Yesterday was an unexpectedly eventful day.
The deadline for players to accept or reject qualifying offers was yesterday at 5:00 PM, and 15 minutes before the bell rang, Alex Anthopoulos made a significant, albeit shocking, bullpen addition.
Will Smith contract with #Braves, per source: Three years, $40M with option that could make it four years, $52M.
— Ken Rosenthal (@Ken_Rosenthal) November 14, 2019
The acquisition of the finesse arm out of San Fran bulks up an already strengthened bullpen. Smith, Melancon, and Greene stand ready to handle the final few innings for the 2020 season, with guys like Luke Jackson and Jacob Webb now set to man the lower leverage situations.
The abrupt signing of Smith is an exciting one, but still very unexpected. Although we know Alex Anthopoulos pretty well by now, and that the close-to-the-vest, catch-you-by-surprise approach is one he is keen to (see last year’s curveball named Josh Donaldson). Personally, I never saw him even looking at Smith or any player who received a qualifying offer. But, as said, that’s just who AA is; surprising and unpredictable.
And he'll cost the #Braves a draft pick, as he received a #17.8M qualifying offer from the Giants. Alex Anthopoulos did this one without anyone getting an inkling of it beforehand. There had been some thought that Smith might be one of the few to consider taking the QO.
— David O'Brien (@DOBrienATL) November 14, 2019
Either way, the Braves have another strong bullpen arm in the newly-added Fresh Prince of the South East (new nickname, fight me) for the low, low price of $40M. But now there’s a new looming question following the big signing; where does that leave the rest of the FA market for the Braves?
Options, Options, Options
Last year’s payroll sat around $143 million, according to Spotrac. After the Smith signing, the Braves are sitting around $95 million pledged towards the 2020 roster once they settle in arbitration, possibly less if they let a guy like Shane Greene walk. Typically, Anthopoulos likes to keep about $10 million open for potential transactions, which would leave Atlanta with around $35 million left to play with in free agency if payroll were to be the same, but it’s not out of the realm of possibility for payroll to be higher next year considering all the revenue produced by the club.
Either way, $35 million is a lot of money.
Does anybody want a couple of new Lambos? Maybe a village-sized mansion or two? No? Me neither. So, let’s get some big guns to launch us past the NLDS and beyond.
Option 1: Donaldson and Hamels
I fall under the broad category of fans that desperately wants to see Josh Donaldson come back for the next few years. Personally, I love me some rain.
It’s doable, but that would make the Braves options thin for not only the rotation but the remainder of the market.
Donaldson will likely look for something along the lines of the predicted 3/$75M. That would leave about $10-15 million to tend to whatever needs are left. It’s not exactly the most fiscally responsible plan, but it’s an option that would work and be beneficial for the club and, of course, for the fans.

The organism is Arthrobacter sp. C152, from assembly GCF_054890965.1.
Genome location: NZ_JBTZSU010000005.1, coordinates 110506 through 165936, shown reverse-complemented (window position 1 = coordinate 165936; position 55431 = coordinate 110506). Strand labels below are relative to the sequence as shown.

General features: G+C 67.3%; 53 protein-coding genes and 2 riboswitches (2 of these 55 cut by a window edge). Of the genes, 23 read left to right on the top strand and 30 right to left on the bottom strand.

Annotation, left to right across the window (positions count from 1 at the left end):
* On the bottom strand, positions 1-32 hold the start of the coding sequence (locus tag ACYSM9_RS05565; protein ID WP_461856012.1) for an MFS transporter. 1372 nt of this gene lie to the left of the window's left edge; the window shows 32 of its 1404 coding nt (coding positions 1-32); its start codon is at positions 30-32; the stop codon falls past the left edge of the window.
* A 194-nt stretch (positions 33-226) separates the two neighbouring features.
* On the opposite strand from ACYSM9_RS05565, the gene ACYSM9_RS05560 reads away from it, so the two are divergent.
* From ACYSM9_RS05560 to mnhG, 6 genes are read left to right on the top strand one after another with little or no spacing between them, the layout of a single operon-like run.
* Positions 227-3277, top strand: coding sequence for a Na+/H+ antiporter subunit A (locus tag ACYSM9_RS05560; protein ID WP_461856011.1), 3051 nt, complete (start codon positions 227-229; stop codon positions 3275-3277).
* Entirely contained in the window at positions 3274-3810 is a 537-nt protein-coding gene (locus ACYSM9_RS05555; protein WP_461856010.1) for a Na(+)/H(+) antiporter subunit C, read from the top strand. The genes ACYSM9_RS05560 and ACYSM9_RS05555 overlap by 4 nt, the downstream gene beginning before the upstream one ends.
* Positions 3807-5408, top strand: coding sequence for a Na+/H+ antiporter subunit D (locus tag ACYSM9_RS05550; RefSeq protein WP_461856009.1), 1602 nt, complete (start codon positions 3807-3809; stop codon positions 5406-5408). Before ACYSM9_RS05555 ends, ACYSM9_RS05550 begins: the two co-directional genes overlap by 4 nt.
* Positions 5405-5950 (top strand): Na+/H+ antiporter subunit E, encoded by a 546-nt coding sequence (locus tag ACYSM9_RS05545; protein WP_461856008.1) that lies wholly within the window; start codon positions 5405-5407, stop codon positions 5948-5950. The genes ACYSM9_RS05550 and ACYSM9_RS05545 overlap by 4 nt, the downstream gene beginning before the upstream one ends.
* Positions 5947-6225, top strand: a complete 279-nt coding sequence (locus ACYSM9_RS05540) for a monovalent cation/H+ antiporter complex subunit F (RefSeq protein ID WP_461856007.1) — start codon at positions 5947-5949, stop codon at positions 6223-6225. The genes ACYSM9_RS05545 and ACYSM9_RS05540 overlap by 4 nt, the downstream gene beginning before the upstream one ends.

Rundown: Donaldson: 3 yrs, $75M, Hamels: 2 yrs, $25M
Option 2: Moustakas, Wheeler/Bumgarner
Moustakas is a controllable, proven option at the hot corner at a budgeted price. He was an All-Star last year, blasting 35 home runs with a .848 OPS. It’s not quite Donaldson’s production at the plate, and Moose isn’t as smooth with the glove, but it still offers Freddie Freeman the necessary protection in the lineup. Freeman is coming off a career-year himself, and having Donaldson behind him was a primary reason as to why.
All that remains is a starting pitcher. With the Braves moving on from Donaldson and saving money with Moustakas, they will have what it takes to land a great arm like Wheeler or Bumgarner. This solidifies Atlanta’s rotation, after patching up their bullpen with the addition of Will Smith.
Anthopoulos could also go in a slightly different direction after signing Moose if he wanted to address all his needs, but this would require Liberty Media to open up their pockets some more, which doesn’t seem ridiculous after handing a reliever $40 million.
The Braves could settle for Cole Hamels on the above two-year, $25 million deal and make a run at the best catcher on the market, Yasmani Grandal. This might be unrealistic, but Grandal turned down a BIG contract last offseason because he wanted to “do something better for him in the long run.”
So why did he take a one year, $18.25M deal with Milwaukee?
Easy; he wanted to contend. He wanted to win.
Enter AA. IF he can work enough magic, sell the contention point, and wave enough money around, I can see Grandal coming on for 2/$36M. It’s improbable, definitely, but not impossible. After all, AA has done more with less.
All of that would probably cost somewhere in the $40-45 million range, so slightly over the expected budget. But again, who knows. The signing of Smith certainly could point to an increase in payroll.
But even if payroll goes up a bit, you can see the picture here. After the Smith signing, it becomes unlikely the Braves will be able to pull off re-signing Donaldson and bring in a top-flight pitcher like Madison Bumgarner. Anthopoulos will have to choose between one or the other, but if he can get a guy like Cole Hamels and manage to retain Donaldson, that sounds pretty close to a picture-perfect offseason.
Rundown: Moustakas: 2 yrs/$20M, Wheeler: 4 yrs/$84M or Moustakas: 2yrs/$20M, Hamels: 2 yrs/$25M, Grandal: 2yrs/$36M